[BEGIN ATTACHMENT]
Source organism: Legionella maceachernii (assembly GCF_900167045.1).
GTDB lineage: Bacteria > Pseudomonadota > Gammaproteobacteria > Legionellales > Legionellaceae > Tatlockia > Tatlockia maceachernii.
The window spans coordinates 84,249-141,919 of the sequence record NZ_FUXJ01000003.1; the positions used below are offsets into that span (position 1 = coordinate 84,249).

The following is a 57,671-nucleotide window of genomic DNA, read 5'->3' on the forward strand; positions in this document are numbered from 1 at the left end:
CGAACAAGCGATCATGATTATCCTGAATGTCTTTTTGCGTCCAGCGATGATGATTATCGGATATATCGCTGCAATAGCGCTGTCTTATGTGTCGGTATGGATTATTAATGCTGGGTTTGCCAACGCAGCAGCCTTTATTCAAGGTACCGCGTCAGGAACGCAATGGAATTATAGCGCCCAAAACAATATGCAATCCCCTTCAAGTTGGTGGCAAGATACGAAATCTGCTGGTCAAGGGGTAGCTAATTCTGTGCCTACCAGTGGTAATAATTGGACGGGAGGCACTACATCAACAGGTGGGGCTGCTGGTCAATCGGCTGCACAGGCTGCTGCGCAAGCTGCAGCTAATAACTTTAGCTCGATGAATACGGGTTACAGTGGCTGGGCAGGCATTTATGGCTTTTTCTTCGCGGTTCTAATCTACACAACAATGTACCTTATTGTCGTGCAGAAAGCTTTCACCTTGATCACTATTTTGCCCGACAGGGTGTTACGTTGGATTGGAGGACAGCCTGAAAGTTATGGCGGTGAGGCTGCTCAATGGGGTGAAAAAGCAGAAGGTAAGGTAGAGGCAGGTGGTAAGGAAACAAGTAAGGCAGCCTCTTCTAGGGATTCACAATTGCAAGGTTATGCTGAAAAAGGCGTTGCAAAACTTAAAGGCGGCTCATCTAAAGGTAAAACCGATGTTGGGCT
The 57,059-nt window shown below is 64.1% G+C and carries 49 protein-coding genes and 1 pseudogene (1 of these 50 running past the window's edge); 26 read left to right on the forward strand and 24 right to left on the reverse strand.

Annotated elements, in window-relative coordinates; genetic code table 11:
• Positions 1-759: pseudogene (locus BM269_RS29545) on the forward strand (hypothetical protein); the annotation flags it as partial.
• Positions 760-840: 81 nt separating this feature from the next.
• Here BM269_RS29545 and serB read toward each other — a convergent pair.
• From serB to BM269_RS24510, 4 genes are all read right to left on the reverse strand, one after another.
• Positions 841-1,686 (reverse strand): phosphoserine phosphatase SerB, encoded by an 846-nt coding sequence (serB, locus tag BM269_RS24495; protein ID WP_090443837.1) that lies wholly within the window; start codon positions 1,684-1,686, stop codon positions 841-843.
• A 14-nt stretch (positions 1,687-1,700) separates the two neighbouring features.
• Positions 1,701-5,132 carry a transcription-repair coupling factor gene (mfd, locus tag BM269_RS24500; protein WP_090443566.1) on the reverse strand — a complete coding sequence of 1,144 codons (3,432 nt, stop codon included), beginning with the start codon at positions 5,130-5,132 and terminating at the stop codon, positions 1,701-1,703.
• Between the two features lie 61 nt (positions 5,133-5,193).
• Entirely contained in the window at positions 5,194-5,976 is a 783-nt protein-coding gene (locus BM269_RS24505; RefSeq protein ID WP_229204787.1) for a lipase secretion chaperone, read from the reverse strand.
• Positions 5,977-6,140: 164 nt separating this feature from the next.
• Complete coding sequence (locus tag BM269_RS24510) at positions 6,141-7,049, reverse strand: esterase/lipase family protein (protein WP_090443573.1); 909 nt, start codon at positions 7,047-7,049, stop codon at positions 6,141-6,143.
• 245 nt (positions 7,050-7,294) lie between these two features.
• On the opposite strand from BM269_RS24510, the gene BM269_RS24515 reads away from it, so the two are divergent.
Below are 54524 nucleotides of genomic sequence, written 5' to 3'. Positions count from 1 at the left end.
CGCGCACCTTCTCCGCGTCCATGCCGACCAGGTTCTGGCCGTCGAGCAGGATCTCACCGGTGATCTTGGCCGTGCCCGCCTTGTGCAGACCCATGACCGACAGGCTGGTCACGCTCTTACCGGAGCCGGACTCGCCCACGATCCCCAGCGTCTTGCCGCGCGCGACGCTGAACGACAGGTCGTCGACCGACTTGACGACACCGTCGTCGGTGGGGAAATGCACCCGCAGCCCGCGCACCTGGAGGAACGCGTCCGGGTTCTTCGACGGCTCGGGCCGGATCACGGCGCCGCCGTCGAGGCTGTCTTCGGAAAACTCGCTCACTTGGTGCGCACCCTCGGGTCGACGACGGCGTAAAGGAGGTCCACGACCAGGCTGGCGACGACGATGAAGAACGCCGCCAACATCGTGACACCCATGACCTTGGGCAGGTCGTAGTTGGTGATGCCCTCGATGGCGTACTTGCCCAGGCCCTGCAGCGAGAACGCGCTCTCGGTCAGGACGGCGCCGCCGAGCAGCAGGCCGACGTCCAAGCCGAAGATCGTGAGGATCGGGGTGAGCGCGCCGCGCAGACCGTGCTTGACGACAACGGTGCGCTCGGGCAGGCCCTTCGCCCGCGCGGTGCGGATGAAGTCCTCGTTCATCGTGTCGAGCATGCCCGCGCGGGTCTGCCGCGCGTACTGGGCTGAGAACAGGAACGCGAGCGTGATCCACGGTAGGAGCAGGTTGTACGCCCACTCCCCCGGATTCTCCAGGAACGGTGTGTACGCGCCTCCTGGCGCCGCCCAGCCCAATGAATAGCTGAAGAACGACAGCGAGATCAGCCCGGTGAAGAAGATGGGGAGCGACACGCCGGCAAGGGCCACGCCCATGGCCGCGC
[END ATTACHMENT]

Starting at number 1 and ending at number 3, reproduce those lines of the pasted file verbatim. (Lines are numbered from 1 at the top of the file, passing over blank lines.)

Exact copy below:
Source organism: Legionella maceachernii (assembly GCF_900167045.1).
GTDB lineage: Bacteria > Pseudomonadota > Gammaproteobacteria > Legionellales > Legionellaceae > Tatlockia > Tatlockia maceachernii.
The window spans coordinates 84,249-141,919 of the sequence record NZ_FUXJ01000003.1; the positions used below are offsets into that span (position 1 = coordinate 84,249).